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Sun-kissed beaches, fabulous nightlife, exotic shopping- these are not, generally speaking, what anyone goes to Scotland expecting to find -  though we should add, lest the Scots take umbrage, that there are lots of beautiful beaches, some sun, a robust evening life and an abundance of shops doing a brisk trade in traditional Scottish products.

But plenty of places offer sun, sea and travelpuffins.jpg sand. Scotland’s attractions are more distinctive, more masculine.

There’s the fishing, the rivers Tay, Tweed, Spey and others that attract an international coterie of devotees each season.  There’s the stunning beauty of the Highlands, the rich heritage of castles and keeps, the lure of the Whisky Trail. And there’s the food.

Scotland has long produced the best of beef, salmon, game and such specialities as kippers and shortbread. But up until quite recently, it was not noted for its culinary expertise in using its local fare.

travelfish.jpgNow, though, after some years of development, food is to the fore in attracting visitors, not only to Scotland’s shores but off-shore too, with The Majestic Cruise Line focussing upon the dining quality on its cruises as a major factor to lure passengers.

Two vessels, the Glen Massan and the Glen Tarsan, take guests around the lochs and the islands on mini cruises that are as far removed from the razzamatazz of the international cruise ambience as the Scottish countryside is from downtown Ibiza.

This is cruising at its most peaceful, the ships taking a maximum of just 11 passengers. They sail around the Scottish coastline, calling in at small islands, inlets and villages not accessible to larger vessels. The weather may be good, it could be dreadful, but whatever the weather, travelpiper.jpgthe scenery will still look spectacular, and the gardens, the castles and the wildlife are stunning.

Having cruised this coastline, we can vouch for the fact that it is one of the most enjoyable and relaxing of holidays, in beautiful surroundings. The Majestic Line ships were converted from hand crafted, wooden hulled fishing trawlers, comfortably but not lavishly appointed, and run by two local Argyll men, Andy Thoms and Ken Grant.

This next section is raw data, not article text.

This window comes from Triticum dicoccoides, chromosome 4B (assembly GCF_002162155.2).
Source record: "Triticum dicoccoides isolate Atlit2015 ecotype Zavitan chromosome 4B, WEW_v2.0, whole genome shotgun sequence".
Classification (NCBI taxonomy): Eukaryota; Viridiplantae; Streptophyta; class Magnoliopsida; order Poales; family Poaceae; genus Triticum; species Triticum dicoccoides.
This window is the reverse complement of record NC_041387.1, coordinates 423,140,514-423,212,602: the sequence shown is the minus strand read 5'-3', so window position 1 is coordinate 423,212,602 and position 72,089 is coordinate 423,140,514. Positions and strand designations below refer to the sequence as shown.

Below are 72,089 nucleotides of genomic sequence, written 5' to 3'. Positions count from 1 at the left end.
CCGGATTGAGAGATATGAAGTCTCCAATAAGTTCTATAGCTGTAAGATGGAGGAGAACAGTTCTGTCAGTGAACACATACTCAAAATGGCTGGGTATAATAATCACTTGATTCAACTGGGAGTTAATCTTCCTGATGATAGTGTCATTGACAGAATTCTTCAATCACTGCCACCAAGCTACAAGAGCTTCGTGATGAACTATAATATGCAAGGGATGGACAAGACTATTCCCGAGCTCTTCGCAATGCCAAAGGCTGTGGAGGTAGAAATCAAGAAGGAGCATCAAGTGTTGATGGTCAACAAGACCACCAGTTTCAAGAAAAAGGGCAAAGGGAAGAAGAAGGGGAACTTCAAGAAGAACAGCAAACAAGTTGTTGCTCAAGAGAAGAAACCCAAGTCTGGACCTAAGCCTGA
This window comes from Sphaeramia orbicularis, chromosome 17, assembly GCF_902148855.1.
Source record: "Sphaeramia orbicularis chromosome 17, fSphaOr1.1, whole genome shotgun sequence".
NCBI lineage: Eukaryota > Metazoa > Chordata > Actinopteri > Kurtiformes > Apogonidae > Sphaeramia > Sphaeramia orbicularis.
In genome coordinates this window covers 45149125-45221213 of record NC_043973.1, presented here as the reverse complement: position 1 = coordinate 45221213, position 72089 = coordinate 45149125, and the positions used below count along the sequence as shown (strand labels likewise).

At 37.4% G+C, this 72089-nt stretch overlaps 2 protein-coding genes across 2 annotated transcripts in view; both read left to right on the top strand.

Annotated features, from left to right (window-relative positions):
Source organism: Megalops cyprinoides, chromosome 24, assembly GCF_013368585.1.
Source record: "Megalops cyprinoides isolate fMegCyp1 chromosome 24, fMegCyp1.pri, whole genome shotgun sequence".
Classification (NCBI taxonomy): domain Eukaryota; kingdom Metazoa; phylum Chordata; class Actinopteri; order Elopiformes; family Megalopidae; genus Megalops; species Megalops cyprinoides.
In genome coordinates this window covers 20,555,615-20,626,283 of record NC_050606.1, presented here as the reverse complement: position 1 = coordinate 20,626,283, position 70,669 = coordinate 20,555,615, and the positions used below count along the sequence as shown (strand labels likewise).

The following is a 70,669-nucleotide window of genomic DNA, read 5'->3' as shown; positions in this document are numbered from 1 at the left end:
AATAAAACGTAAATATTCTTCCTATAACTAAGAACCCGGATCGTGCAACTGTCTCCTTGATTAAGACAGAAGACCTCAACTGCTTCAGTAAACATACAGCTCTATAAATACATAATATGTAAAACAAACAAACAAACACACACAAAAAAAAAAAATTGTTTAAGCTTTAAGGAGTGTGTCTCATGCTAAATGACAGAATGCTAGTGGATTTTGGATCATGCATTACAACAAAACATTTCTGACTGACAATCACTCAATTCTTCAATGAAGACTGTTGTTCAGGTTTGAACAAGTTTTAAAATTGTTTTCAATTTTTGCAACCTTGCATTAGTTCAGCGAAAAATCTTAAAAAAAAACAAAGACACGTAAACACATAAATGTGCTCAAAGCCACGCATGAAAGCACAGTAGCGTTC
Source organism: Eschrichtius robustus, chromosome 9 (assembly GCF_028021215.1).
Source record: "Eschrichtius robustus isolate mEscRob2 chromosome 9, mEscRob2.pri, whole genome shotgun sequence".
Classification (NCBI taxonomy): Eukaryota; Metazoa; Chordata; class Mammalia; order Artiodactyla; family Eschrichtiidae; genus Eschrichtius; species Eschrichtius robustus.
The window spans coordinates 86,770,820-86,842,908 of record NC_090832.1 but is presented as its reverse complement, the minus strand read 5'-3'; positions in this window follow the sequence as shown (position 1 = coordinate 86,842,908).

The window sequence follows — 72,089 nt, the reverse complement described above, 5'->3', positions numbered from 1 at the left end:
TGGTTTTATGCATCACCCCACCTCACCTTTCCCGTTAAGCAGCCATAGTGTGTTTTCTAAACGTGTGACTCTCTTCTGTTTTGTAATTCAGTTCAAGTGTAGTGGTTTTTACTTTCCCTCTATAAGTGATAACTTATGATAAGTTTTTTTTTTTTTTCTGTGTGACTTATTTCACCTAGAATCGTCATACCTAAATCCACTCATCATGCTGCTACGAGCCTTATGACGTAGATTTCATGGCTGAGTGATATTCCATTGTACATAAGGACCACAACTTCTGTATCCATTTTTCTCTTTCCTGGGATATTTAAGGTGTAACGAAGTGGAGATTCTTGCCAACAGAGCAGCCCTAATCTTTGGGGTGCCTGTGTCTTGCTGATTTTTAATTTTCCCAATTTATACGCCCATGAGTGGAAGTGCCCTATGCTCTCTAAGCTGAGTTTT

They pride themselves on the food served on board, at anchor in some delightful spot. Lochfyne kippers maybe for breakfast, lobster at lunch or Argyll prawns, Argyll venison or beef for dinner, all fresh, local fare. A dram of fine whisky here and there, calling in at a distillery or two, puts a wonderful complexion upon things.

A mini cruise has been added to their itinery for this autumn, as the main ones have long been booked up. This is a 3-night cruise in October, taking in the isles of Bute, Cumbrae and Arran, prices from  £895. Otherwise, it’s a case of checking next year’s itinery of 6 and 3 night cruises on www.themajesticline.co.uk.



And from Scottish cuisine afloat to Irish beside the sea. Boasting a Michelin-starred chef, The Cliff House Hotel in Ardmore, near Waterford in Ireland, offers sailors safe and free moorings in front of the hotel on this beautiful south coast.

There are just two private moorings here, which can take up to 60 tonnes yachts. After a hard day’s sailing, the prospect of travelcliff.jpgdining in the hotel’s restaurant, rather than slaving in a hot galley, makes this an inviting place to tie up for the night.

The chef, Martin Kajuiter, is one of just six chefs in Ireland to hold a Michelin star, and the only one outside Dublin, first winning it in 2010, and keeping it in 2011. He previously worked with Marco Pierre White, and is now passionate about using locally sourced Irish products for his dishes.

This is a favoured spot for  deep-sea fishing as well as sailing, and water-skiing, windsurfing, kayaking and golf are also laid on by the hotel. But for those who just was a relaxing break, it provides a chic but comfortable interior style, with the largest private collection of antique Campaign furniture in Ireland. www.thecliffhousehotel.com



Autumn 2011 edition

:: SAVILE ROW Style Magazine ::





contact Home - Contents in brief
contact Style 1 - Check out the Squares
contact Style 2 - A Serious Passion for Style
contact Style 3 - Men's luxury leather accessories
contact Style 4 - Another Royal wedding suit
contact Style 5 - Bringing brightness to the City
contact Style 6 - The best of Watches
contact City - New lifestyle by the Bank of England
contact SUBSCRIPTION - Savile Row Style Magazine
contact Drinks - Port the latest to go pink
contact Travel - Cuisine to attract the travellers
contact ICars - A Rolls Royce party for 100 cars
contact Antiques - Experts say buy now
contact Fairs - London's special shows
contact Compendium - Links to the really best brands and services
contact Contact - Details and registration
contact Tailors of Savile Row - listing of top tailors and interviews
contact Archive - Back Issues



SHOPPING online is now being challenged by shopping on line.

This is the latest wheeze from those marketing beavers at the Orient-Express, who plan to take a captive party of shoppers on a “Shopping on the Rails” trip this December. 


Bedecked in festive fashion, the elegant vintage carriages of this most famous of trains will await passengers at Victoria Station on December 1st. Once they are aboard, the train will depart for a leisurely journey through the English countryside, while passengers browse the luxury gifts being presented by top British brands.

Amid the Art Deco marquetry and gleaming brass fittings of the carriages, such quality names as Ettinger, Holland & Holland, Brora and Liberty will be showing their latest gift selections.

Once the rigours of shopping are over, passengers may then sink back to enjoy a four-course festive meal safe in the knowledge that they have done their shopping duty, and in the best of style.Go to www.orient-express.com